We live in a world of deception. Part of the art of modern advertising finds much of its allure in deception — amplifying or exaggerating certain truths, omitting clear negatives, and creating an artificial urgency to get us to "need" a product. Our legal systems tend to be less about truth than about the fine points of law. Recent research has determined that most people regularly lie in the course of everyday conversation by exaggeration, hedging, false-bragging, and outright lying.* The last several years have seen a variety of high profile "hirings" nullified because of false information given on resumes. We live in a world of deception.

Most of us have heard the warning of Sir Walter Scott, "Oh what a tangled web we weave when first we practice to deceive." However, at one time or another, we've found ourselves caught in a web of deception of our own making. The weeping prophet said it well centuries ago: "The human heart is most deceitful and desperately wicked" (Jeremiah 17:9). We are simply just too much concerned about ourselves and not enough about the hearts of others and the character of God. One of the clearest proofs of this is our deceitfulness toward others. In addition, we depend upon our own methods of preservation or acquisition rather than depending upon God to deliver us through the truth and give us what we need through our honesty. The consequences of telling the truth often seem too threatening compared to living a lie or too limiting if we don't "stretch the truth" to get what we want. Unfortunately, we seldom anticipate the real cost of our deceit when the truth finally is known ... and it usually becomes known ... at the worst possible time.

However, the most dangerous part of the deception is getting away with it. The lie steals a part of us, depriving those we deceive of seeing the real us and creating a wedge in our relationship that robs each side of genuine intimacy. As the web of deceit grows, it touches more and more aspects of the relationship until the very foundation of the friendship, marriage, contract, fellowship, or partnership is entangled in the deceit and the very foundation of the relationship is threatened. Even if our deceit is never "outed," we are damaged and become selfish and abusive people who fear no consequence.

No wonder Paul gave the Christians of Asia Minor these guidelines to root out deceit and bring truth to their lives:

Put off falsehood and speak truthfully to your neighbor, for we are members of one body. ... Do not let any unwholesome talk come out of your mouths, but only what is helpful for building others up according to their needs. ... Be kind and compassionate to one another, forgiving each other, just as in Christ, God forgave you. (Ephesians 4:25-32)

These inspired words remind us of three complementary principles that are crucial to the world of truth-telling.

Principle One:
Tell the truth. Don't start the deception. If you have lived in deceit, then find a way to come clean and live in the truth beginning now. God is truth. He does not lie. It is not part of his character and he reminds us that he hates deceptive speech and actions (Proverbs 6:16-19 & Proverbs 12:22).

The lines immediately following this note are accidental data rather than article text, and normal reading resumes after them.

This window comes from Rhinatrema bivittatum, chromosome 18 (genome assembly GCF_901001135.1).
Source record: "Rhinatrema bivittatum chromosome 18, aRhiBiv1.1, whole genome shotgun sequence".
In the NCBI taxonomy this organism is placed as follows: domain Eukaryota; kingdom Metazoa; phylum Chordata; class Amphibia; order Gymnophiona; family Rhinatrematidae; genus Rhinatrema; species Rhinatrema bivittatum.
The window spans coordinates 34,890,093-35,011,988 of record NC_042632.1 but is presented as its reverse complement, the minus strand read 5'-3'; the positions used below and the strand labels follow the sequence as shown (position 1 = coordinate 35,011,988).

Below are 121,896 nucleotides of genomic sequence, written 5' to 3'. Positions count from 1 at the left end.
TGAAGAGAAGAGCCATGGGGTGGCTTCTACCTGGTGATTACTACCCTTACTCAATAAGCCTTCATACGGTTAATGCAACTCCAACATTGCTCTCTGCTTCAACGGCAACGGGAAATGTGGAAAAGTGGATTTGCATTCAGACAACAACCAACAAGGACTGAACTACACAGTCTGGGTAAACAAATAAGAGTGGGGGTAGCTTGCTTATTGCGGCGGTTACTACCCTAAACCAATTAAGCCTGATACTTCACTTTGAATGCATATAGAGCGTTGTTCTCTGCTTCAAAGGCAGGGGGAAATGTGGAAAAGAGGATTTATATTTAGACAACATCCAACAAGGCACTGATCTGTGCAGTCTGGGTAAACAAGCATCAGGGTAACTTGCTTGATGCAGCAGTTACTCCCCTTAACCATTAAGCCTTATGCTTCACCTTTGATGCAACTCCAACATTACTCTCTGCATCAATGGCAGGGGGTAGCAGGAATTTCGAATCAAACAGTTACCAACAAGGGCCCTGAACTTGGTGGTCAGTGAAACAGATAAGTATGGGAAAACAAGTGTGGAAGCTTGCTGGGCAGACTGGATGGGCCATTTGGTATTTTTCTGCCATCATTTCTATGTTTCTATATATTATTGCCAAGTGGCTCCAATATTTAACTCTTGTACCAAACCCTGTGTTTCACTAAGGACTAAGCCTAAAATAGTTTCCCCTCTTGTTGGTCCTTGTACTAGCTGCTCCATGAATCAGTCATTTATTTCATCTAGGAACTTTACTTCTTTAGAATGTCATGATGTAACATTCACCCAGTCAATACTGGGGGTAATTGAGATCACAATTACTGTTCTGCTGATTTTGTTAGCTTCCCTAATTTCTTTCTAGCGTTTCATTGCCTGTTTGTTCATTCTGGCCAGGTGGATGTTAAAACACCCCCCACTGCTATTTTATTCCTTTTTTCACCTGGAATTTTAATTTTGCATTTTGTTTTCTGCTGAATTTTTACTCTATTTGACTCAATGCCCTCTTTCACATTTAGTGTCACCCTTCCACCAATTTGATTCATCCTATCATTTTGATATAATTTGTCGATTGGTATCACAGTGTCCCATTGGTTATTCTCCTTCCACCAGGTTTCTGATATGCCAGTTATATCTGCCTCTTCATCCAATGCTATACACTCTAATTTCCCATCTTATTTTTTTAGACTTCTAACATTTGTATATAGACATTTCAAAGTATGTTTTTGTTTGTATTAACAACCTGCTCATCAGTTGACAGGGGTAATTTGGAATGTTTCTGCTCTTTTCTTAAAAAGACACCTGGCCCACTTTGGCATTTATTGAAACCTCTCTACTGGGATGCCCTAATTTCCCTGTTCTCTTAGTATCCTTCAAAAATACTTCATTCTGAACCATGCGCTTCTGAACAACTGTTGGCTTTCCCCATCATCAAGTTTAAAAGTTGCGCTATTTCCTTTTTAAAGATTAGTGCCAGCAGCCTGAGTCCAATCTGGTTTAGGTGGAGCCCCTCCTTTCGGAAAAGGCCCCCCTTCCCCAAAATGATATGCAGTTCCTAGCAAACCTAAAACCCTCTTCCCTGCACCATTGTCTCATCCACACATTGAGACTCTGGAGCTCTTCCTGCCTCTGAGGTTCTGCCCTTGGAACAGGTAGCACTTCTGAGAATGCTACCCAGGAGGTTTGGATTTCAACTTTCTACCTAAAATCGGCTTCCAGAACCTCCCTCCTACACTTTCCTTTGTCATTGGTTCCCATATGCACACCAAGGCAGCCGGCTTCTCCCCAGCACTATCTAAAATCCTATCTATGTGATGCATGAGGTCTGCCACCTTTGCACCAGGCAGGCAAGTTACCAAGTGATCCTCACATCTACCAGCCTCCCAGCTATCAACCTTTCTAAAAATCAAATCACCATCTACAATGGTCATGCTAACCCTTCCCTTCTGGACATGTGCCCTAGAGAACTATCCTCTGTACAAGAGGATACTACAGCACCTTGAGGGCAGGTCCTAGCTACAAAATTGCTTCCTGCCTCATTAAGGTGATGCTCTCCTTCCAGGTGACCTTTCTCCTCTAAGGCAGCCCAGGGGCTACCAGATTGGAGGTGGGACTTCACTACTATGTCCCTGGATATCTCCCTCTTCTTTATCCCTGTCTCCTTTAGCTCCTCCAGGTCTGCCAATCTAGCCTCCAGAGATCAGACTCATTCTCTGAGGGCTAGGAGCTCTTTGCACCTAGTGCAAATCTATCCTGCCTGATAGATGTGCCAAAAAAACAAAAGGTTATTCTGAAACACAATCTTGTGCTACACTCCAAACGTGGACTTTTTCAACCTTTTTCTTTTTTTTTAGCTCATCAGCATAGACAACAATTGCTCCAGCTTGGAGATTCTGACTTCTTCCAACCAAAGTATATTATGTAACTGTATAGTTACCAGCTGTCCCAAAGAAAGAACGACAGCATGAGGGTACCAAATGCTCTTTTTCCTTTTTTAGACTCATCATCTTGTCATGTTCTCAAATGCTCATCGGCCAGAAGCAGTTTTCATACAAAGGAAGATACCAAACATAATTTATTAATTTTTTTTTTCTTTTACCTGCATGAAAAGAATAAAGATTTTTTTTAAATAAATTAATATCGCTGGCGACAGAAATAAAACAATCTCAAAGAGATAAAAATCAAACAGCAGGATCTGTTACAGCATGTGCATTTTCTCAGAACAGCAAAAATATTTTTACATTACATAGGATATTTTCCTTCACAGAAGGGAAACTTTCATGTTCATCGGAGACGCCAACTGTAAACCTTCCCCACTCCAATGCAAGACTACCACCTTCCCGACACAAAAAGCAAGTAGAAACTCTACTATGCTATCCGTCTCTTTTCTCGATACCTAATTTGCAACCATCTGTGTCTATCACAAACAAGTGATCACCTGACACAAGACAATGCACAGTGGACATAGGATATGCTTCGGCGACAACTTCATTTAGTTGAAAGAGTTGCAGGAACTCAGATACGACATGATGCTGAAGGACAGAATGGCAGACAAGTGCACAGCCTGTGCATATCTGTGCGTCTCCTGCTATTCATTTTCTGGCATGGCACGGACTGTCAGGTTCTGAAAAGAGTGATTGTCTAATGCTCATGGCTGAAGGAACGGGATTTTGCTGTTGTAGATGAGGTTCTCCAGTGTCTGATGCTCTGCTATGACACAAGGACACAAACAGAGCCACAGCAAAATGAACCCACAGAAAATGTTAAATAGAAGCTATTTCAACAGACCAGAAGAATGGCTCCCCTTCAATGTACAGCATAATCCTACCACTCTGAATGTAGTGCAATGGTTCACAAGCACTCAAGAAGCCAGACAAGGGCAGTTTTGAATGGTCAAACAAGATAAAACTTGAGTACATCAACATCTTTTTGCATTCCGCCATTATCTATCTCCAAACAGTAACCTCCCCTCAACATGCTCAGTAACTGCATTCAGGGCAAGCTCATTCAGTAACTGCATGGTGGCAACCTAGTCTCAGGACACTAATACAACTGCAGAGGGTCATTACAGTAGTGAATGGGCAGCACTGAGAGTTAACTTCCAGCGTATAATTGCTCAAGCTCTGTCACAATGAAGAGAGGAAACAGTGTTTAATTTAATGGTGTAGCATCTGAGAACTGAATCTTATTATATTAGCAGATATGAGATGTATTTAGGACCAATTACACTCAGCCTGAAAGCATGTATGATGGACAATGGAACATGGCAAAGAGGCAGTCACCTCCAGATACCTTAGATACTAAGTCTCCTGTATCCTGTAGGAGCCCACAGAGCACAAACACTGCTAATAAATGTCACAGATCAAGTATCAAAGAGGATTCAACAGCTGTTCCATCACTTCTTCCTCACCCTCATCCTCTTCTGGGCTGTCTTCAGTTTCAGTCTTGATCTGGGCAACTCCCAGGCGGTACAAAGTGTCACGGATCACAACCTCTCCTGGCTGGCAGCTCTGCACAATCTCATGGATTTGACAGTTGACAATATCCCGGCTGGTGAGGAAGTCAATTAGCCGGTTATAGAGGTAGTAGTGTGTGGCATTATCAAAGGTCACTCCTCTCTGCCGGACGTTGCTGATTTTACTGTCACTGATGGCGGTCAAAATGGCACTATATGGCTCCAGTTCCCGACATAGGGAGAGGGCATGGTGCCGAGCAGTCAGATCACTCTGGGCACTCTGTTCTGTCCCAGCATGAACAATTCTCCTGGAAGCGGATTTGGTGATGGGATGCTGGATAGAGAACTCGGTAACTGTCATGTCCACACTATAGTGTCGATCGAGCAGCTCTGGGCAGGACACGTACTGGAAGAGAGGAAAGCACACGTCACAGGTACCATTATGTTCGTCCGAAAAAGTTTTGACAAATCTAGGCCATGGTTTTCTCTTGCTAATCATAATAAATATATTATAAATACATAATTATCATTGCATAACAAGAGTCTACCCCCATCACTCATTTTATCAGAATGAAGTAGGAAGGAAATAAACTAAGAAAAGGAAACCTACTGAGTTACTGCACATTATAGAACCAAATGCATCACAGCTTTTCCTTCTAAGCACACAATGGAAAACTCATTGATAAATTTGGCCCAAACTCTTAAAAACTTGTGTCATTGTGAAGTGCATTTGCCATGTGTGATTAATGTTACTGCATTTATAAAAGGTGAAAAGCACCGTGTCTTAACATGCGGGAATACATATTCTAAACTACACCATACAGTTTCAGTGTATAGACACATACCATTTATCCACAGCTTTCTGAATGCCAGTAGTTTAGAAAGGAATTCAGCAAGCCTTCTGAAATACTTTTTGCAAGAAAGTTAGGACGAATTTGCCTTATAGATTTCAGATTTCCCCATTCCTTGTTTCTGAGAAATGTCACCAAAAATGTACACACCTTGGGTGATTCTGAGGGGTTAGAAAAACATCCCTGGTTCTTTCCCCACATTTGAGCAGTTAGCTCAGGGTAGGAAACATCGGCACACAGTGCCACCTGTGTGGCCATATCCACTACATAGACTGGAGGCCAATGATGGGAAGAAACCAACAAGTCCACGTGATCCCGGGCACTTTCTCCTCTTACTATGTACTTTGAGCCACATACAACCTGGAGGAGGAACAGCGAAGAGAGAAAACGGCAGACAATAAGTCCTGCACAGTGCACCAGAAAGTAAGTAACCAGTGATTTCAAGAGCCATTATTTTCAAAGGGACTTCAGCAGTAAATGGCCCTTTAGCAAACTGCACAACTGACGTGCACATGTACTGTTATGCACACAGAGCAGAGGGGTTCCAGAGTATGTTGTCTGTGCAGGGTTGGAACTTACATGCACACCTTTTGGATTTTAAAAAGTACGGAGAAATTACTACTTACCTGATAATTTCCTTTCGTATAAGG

Principle Two:
The truth you tell needs to benefit the person you are telling. Don't volunteer truth that hurts unless you have been deliberately deceptive. This is sometimes called "judicious honesty" and the sensitive practice of it is hard. You need prayer and the help of a wise, experienced Christian counselor or close friend to help you know how best to practice this when long-term deception has been involved and you are trying to decide if, how, when, and where to share your deception. And be careful here that "judicious truth" doesn't sink back into "hedging the truth" to protect yourself and your reputation. Finding the balance between blowing apart someone's life with "the truth" and hedging the truth to protect ourselves is not easy.

Principle Three:
When someone confesses to us about their deception, no matter how agonizing, we must forgive just like you have been forgiven by God. This may not be easy, but is crucial. Forgiveness is as much commanded as telling the truth. Jesus' warnings (Matthew 6:12-15; Matthew 18:21-35) remind us how important the principle of forgiveness is! Again, in times when a long-term deceit is revealed to us, a close Christian friend or experienced counselor may be needed to help us proceed down this road redemptively when the crushing weight of a long-term deception is revealed.

God wants his people to be Kingdom people!
God wants his people to be Kingdom people — folks who live his character and work to redeem what is broken and foul in our world. Who we truly are is often revealed in how we deal with deceiving others and dealing with those who have deceived us. Let's commit to be Kingdom people.

*Robert Feldman's studies on lying can be found all over the web through a search or you can just search on lying to see how prevalent and pervasive it is in every area of life today. Search about lying, but be forewarned, there is a lot of good, bad, and ugly out there about lying!

How do you feel about long term lying and deception? What principles do you believe need to be used when "coming clean" about a lie and deception? I'd love to hear from you on my blog: